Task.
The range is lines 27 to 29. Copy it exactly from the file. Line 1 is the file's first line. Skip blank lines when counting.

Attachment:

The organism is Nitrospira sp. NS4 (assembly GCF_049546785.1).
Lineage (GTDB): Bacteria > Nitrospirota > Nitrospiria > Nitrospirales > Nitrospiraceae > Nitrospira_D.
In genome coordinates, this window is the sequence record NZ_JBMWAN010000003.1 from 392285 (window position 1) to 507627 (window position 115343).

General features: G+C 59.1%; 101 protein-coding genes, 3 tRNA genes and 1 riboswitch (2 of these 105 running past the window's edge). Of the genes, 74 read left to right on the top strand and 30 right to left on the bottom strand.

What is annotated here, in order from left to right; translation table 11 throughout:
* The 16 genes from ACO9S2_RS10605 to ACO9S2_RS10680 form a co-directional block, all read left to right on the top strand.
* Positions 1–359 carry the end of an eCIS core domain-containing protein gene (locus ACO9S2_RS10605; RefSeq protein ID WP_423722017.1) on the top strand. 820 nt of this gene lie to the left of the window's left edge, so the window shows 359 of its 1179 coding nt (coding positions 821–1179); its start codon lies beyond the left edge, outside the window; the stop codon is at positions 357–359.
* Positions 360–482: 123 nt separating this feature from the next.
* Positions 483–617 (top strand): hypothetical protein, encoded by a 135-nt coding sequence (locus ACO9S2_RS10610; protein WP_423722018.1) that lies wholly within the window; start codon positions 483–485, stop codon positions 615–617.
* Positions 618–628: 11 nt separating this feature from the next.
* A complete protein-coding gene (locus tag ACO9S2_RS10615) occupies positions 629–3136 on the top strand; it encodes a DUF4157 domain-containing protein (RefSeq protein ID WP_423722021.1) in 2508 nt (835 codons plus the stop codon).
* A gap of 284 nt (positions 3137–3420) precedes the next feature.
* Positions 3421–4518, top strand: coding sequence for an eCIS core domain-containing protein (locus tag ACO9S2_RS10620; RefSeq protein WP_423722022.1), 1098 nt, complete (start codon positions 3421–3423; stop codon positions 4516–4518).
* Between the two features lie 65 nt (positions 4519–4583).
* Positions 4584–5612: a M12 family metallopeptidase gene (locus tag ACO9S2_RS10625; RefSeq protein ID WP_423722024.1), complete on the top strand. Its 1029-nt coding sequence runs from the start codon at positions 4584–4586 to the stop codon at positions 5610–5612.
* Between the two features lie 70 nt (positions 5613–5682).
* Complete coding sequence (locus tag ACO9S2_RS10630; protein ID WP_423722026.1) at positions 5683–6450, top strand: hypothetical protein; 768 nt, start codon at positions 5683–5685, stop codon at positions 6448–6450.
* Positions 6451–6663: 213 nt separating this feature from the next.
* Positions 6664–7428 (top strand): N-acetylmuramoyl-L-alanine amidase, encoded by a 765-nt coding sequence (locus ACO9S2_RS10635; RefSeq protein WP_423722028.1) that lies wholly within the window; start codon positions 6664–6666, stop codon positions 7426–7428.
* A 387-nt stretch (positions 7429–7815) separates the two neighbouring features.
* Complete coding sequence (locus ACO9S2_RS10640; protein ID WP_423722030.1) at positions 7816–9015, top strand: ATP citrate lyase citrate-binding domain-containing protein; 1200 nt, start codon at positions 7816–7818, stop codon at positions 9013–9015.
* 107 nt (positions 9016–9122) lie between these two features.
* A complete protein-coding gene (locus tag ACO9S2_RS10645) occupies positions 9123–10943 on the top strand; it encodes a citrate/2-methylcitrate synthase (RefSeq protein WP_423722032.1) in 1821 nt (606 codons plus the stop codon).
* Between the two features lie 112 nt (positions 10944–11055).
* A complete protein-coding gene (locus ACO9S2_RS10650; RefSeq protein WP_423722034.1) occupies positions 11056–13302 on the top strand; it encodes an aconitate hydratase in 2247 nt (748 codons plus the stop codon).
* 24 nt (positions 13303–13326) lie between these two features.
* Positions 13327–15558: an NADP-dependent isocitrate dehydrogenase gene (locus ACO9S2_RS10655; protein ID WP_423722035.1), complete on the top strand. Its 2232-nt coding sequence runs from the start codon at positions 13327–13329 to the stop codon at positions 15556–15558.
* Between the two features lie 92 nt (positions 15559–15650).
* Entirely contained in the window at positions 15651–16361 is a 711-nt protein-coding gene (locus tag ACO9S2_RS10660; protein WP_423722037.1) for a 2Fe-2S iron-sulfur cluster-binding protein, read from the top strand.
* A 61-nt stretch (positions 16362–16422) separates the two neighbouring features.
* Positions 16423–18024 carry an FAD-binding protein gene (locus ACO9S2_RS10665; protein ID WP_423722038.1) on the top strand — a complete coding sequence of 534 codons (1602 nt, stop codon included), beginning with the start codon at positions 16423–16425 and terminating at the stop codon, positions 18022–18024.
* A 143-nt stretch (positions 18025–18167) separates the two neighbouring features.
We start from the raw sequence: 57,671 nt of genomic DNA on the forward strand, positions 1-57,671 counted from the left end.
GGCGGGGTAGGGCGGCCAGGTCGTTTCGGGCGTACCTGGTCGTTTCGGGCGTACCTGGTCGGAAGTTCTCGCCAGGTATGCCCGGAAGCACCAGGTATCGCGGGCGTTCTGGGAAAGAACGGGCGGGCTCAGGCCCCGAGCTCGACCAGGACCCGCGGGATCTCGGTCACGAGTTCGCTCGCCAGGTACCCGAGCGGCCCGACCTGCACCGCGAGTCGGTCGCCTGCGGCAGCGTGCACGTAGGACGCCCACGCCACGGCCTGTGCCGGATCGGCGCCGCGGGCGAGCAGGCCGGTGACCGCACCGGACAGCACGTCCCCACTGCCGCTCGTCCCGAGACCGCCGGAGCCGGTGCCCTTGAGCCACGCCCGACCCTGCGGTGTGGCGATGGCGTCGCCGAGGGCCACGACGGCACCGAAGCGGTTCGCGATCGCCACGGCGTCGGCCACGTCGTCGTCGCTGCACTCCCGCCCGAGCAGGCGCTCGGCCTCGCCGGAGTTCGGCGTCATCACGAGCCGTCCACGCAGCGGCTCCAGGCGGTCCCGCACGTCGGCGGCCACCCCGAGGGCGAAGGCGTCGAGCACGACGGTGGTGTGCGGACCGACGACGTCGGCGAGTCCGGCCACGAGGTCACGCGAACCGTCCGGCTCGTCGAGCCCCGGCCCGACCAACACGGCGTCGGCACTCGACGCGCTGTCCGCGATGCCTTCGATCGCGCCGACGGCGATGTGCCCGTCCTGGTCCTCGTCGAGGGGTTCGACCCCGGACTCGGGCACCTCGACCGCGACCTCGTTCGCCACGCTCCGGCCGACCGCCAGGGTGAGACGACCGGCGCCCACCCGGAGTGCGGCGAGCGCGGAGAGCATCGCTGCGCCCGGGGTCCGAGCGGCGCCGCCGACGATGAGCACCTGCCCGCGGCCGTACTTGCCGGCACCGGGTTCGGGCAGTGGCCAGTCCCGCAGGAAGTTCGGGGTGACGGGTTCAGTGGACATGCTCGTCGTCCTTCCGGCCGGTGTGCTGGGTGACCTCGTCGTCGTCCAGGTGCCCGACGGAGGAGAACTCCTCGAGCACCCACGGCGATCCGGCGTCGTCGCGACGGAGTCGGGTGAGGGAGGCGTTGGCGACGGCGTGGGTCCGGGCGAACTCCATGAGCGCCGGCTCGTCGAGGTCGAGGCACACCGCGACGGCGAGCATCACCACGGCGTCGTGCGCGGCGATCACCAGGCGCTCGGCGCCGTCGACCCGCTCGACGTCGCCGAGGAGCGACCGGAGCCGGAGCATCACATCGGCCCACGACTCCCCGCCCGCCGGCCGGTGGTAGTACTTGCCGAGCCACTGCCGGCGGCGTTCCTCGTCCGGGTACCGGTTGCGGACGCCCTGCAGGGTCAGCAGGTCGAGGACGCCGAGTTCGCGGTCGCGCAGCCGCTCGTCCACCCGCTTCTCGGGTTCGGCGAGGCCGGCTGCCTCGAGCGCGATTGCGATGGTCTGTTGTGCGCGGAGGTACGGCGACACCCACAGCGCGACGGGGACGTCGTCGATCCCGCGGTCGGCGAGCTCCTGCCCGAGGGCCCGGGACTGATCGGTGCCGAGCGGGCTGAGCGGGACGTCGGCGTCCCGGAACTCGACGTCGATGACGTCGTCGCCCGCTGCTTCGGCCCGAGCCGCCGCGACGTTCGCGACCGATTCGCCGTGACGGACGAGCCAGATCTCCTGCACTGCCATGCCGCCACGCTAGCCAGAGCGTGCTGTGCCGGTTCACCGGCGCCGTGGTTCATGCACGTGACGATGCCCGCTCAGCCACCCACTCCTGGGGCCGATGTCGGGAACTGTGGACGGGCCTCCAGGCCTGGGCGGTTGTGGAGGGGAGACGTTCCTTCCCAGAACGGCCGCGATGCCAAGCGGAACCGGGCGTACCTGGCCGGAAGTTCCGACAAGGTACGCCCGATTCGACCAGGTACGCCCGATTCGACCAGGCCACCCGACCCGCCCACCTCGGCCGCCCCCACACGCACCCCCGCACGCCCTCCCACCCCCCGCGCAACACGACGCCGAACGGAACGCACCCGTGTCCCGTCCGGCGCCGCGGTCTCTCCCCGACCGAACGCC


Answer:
* Positions 13327–15558: an NADP-dependent isocitrate dehydrogenase gene (locus ACO9S2_RS10655; protein ID WP_423722035.1), complete on the top strand. Its 2232-nt coding sequence runs from the start codon at positions 13327–13329 to the stop codon at positions 15556–15558.
* Between the two features lie 92 nt (positions 15559–15650).
* Entirely contained in the window at positions 15651–16361 is a 711-nt protein-coding gene (locus tag ACO9S2_RS10660; protein WP_423722037.1) for a 2Fe-2S iron-sulfur cluster-binding protein, read from the top strand.